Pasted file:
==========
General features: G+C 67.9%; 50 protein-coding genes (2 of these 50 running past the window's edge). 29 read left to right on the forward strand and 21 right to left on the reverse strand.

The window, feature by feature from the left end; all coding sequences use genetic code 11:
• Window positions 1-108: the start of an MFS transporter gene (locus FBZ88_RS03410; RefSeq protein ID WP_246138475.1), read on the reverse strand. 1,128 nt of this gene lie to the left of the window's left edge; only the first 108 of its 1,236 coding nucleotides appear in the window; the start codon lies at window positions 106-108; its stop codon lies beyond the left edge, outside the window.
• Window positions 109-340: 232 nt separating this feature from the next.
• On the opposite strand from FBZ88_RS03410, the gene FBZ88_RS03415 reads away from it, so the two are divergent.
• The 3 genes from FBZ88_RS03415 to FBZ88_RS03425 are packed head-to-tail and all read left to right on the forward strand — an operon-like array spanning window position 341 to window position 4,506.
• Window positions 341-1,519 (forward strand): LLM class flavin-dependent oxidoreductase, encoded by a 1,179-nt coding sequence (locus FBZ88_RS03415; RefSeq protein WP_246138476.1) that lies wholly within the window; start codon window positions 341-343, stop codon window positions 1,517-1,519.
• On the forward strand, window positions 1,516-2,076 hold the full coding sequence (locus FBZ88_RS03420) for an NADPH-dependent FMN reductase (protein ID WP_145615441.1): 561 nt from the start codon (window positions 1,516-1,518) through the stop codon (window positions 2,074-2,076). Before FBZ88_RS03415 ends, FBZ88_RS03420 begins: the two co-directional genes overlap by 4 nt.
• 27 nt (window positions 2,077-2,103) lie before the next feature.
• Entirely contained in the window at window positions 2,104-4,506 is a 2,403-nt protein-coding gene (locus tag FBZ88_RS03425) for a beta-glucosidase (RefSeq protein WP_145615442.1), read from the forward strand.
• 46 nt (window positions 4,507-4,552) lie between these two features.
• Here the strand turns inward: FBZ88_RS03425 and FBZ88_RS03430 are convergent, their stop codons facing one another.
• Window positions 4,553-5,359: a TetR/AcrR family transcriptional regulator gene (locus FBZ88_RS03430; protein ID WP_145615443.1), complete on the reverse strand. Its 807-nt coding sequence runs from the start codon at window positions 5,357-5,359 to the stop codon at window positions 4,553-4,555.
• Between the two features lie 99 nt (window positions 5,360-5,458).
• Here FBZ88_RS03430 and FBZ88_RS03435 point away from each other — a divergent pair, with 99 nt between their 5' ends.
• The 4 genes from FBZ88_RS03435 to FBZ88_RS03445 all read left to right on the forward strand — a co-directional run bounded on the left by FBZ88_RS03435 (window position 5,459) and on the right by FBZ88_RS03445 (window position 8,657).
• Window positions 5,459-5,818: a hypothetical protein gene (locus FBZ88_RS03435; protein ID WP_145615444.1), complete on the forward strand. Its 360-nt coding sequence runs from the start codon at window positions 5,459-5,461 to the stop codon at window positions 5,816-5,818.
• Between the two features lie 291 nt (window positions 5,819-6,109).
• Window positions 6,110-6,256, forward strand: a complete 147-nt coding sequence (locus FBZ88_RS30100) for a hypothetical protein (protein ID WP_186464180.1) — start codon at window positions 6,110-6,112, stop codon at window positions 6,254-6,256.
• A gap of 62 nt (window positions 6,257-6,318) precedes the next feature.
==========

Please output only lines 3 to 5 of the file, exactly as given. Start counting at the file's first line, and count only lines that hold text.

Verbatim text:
• Window positions 1-108: the start of an MFS transporter gene (locus FBZ88_RS03410; RefSeq protein ID WP_246138475.1), read on the reverse strand. 1,128 nt of this gene lie to the left of the window's left edge; only the first 108 of its 1,236 coding nucleotides appear in the window; the start codon lies at window positions 106-108; its stop codon lies beyond the left edge, outside the window.
• Window positions 109-340: 232 nt separating this feature from the next.
• On the opposite strand from FBZ88_RS03410, the gene FBZ88_RS03415 reads away from it, so the two are divergent.